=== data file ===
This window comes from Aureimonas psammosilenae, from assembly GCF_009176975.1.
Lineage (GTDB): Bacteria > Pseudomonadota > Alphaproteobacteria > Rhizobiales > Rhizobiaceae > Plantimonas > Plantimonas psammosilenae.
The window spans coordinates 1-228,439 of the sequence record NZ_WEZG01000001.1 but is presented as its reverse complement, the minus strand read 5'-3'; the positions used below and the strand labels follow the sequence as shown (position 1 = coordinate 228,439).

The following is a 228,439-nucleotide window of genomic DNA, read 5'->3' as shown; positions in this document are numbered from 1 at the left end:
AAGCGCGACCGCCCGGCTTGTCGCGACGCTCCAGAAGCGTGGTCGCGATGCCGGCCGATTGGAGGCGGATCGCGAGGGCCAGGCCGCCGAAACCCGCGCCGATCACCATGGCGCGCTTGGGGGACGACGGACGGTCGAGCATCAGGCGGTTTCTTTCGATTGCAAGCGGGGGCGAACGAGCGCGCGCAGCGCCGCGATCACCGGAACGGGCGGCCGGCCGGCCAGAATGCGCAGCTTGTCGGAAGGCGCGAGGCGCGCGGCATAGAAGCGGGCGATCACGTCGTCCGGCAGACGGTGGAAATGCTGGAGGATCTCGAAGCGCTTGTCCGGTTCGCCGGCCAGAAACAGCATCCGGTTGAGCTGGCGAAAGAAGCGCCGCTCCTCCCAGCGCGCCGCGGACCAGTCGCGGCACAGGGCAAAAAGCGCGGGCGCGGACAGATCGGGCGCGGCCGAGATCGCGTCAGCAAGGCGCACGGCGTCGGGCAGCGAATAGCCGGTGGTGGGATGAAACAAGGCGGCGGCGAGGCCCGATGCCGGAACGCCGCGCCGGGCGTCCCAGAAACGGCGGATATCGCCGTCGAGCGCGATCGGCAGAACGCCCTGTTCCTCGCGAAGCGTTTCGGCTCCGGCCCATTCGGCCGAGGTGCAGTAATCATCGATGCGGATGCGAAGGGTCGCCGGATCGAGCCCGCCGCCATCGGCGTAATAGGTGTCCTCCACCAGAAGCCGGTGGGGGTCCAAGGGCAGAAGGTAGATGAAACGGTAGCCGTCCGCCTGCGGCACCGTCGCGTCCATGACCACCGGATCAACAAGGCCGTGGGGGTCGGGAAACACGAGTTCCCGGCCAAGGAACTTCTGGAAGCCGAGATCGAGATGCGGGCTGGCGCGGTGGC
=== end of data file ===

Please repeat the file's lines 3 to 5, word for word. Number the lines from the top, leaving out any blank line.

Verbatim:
The window spans coordinates 1-228,439 of the sequence record NZ_WEZG01000001.1 but is presented as its reverse complement, the minus strand read 5'-3'; the positions used below and the strand labels follow the sequence as shown (position 1 = coordinate 228,439).

The following is a 228,439-nucleotide window of genomic DNA, read 5'->3' as shown; positions in this document are numbered from 1 at the left end:
AAGCGCGACCGCCCGGCTTGTCGCGACGCTCCAGAAGCGTGGTCGCGATGCCGGCCGATTGGAGGCGGATCGCGAGGGCCAGGCCGCCGAAACCCGCGCCGATCACCATGGCGCGCTTGGGGGACGACGGACGGTCGAGCATCAGGCGGTTTCTTTCGATTGCAAGCGGGGGCGAACGAGCGCGCGCAGCGCCGCGATCACCGGAACGGGCGGCCGGCCGGCCAGAATGCGCAGCTTGTCGGAAGGCGCGAGGCGCGCGGCATAGAAGCGGGCGATCACGTCGTCCGGCAGACGGTGGAAATGCTGGAGGATCTCGAAGCGCTTGTCCGGTTCGCCGGCCAGAAACAGCATCCGGTTGAGCTGGCGAAAGAAGCGCCGCTCCTCCCAGCGCGCCGCGGACCAGTCGCGGCACAGGGCAAAAAGCGCGGGCGCGGACAGATCGGGCGCGGCCGAGATCGCGTCAGCAAGGCGCACGGCGTCGGGCAGCGAATAGCCGGTGGTGGGATGAAACAAGGCGGCGGCGAGGCCCGATGCCGGAACGCCGCGCCGGGCGTCCCAGAAACGGCGGATATCGCCGTCGAGCGCGATCGGCAGAACGCCCTGTTCCTCGCGAAGCGTTTCGGCTCCGGCCCATTCGGCCGAGGTGCAGTAATCATCGATGCGGATGCGAAGGGTCGCCGGATCGAGCCCGCCGCCATCGGCGTAATAGGTGTCCTCCACCAGAAGCCGGTGGGGGTCCAAGGGCAGAAGGTAGATGAAACGGTAGCCGTCCGCCTGCGGCACCGTCGCGTCCATGACCACCGGATCAACAAGGCCGTGGGGGTCGGGAAACACGAGTTCCCGGCCAAGGAACTTCTGGAAGCCGAGATCGAGATGCGGGCTGGCGCGGTGGC